March 2, 2024

Gabbing Geek

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Comic Review: Divinity

A human space explorer comes back after a decades-long expedition to the deepest regions of the universe with godlike powers...and he's a Soviet Cosmonaut.

Valiant recently put out a trio of mini-series all under the title of Divinity.  The basic concept was the Soviets launched a very deep space exploration in 1960 and someone just got back from it with godlike powers.

A godlike Soviet communist?  That could be a problem…

Abram Adams was a baby abandoned on the Soviet embassy steps in 1941, possibly from America.  He’s black, but aside from his watching the violence of the early Civil Rights protests on TV in Russia, that doesn’t really come up.  Abram was part of an ambitious plan to win the space race.  America wanted to land on the moon, so the Soviets would send someone out for 30 years well beyond the moon.  One of Abram’s prized possessions is a smuggled sci-fi novel implied to be the adventures of John Carter, so he was all for it.

As it is, he was gone far longer than 30 years.  Out in space he met…something.  After gaining some sort of superhuman abilities in 1987, he suddenly decided to turn around and come home.  Why?  He’d had a secret girlfriend pregnant with his child when he left, and he wanted to see them very badly.  Crash landing in the Australian outback, he starts warping reality to give everyone in his vicinity what they all really want deep down.  That gains him followers…and enemies.  The Valiant version of the Justice League, Unity, is sent in to restrain him despite the fact the combined foursome are probably heavily outmatched.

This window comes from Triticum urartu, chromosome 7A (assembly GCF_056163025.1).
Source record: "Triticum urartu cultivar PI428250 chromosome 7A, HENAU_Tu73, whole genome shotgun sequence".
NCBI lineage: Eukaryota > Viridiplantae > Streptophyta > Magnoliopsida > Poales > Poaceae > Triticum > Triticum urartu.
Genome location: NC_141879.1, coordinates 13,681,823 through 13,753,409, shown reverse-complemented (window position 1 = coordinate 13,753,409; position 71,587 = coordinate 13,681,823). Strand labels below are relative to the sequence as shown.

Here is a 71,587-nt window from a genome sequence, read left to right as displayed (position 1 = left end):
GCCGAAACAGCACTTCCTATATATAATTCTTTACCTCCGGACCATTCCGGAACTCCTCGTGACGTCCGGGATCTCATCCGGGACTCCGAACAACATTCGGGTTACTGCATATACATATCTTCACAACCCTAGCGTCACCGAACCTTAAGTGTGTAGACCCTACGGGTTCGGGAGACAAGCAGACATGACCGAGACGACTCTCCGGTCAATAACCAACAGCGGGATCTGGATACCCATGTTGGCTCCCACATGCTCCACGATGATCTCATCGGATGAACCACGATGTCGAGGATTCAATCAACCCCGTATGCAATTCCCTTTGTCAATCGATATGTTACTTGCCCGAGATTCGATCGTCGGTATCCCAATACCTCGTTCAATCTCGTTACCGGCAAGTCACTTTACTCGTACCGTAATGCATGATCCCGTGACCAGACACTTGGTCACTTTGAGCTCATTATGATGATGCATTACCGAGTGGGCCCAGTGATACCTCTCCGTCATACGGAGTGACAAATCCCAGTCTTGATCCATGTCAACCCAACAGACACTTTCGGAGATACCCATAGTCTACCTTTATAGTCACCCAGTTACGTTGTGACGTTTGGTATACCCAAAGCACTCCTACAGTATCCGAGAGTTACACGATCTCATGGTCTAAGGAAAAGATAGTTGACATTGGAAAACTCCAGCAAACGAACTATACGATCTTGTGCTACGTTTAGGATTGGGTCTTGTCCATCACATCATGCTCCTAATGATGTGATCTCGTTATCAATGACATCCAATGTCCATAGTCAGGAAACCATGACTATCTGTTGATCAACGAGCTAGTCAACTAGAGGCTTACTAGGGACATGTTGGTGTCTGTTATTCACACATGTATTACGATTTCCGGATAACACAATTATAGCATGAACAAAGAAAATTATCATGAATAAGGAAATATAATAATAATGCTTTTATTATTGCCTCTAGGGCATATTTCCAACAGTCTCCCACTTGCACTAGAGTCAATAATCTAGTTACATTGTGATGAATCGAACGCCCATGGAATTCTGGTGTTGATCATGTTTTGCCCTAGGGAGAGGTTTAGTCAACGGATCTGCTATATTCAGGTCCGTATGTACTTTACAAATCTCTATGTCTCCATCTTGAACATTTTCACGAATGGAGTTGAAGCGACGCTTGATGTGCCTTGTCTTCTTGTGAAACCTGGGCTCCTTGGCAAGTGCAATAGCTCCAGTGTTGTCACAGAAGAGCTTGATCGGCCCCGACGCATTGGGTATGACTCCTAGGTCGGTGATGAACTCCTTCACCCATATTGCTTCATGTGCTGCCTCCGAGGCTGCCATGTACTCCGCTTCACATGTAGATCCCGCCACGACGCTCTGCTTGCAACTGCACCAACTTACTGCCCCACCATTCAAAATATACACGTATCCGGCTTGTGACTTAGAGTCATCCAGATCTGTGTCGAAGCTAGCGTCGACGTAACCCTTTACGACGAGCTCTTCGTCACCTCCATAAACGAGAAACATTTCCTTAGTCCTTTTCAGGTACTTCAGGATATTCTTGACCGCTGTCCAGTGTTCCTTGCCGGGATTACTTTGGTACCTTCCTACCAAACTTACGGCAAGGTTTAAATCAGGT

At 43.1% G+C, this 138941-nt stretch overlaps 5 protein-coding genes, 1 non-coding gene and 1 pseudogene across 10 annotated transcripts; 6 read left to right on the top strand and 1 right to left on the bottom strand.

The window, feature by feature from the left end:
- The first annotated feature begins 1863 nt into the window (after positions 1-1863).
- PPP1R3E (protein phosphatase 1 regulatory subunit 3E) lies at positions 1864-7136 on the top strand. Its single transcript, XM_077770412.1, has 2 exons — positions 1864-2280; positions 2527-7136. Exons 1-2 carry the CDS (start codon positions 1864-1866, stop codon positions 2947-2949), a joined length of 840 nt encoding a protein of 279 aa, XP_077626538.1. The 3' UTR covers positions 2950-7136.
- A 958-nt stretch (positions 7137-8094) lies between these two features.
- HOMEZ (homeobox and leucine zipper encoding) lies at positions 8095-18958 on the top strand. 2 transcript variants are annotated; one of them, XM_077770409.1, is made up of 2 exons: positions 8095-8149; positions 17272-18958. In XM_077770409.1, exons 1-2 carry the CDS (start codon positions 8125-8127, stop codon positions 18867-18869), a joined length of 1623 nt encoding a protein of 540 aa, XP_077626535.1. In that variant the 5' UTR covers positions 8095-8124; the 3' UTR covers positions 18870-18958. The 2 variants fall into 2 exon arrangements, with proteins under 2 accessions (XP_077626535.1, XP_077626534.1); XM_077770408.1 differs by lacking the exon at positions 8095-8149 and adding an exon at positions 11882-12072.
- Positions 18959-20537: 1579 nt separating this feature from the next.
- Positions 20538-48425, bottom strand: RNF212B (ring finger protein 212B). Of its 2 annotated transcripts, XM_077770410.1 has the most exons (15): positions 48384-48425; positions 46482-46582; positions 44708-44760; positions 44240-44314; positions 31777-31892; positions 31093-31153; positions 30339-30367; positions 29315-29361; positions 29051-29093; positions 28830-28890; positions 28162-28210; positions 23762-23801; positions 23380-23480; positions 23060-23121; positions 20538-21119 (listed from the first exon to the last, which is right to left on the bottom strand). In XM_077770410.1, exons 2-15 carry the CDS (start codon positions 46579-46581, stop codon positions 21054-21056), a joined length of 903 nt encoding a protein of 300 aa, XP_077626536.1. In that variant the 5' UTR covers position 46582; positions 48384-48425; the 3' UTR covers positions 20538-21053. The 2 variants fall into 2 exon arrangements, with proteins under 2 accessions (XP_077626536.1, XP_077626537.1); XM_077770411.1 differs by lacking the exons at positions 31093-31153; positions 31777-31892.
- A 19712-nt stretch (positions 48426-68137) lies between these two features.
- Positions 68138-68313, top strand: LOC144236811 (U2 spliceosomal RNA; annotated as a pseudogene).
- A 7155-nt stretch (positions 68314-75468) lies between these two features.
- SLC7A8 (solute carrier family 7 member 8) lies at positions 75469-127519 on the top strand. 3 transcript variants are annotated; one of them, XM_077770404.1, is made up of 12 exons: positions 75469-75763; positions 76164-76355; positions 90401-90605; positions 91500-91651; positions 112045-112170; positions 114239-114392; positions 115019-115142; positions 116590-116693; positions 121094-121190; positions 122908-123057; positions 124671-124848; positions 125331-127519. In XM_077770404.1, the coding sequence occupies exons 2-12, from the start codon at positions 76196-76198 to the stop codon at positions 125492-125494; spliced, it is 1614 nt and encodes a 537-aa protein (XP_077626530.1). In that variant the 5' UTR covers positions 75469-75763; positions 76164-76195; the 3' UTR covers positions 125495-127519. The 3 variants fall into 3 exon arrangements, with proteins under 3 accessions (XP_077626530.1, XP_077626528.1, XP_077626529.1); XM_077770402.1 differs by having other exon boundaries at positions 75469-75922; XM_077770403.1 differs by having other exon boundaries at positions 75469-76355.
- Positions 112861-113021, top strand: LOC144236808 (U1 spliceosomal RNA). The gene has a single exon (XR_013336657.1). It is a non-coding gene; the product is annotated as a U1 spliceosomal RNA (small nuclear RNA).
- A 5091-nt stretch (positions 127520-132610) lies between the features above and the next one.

Matt Kindt’s script is fine.  It seems a bit unlikely that Ninjak of all people might come up with the way to beat the guy everyone is calling “Divinity,” but Abram isn’t really hostile, a fact not lost on many of the Unity members.  As it is, the four chapters of this trade come across like a basic introduction stretched thin with a more philosophical approach to the new character.  That’s not a bad thing per se, but it could be a lot better with either a longer intro or maybe more of a plot.  The last two chapter cover the Unity meeting, and something about it seems to take place in about five minutes but stretches out to get into Divinity’s head.  I’m not sure what to think of that.  Let’s say eight and a half sentient butterfly swarms out of ten.

Oh, and as for sequels, well…Abram wasn’t the only cosmonaut on that flight…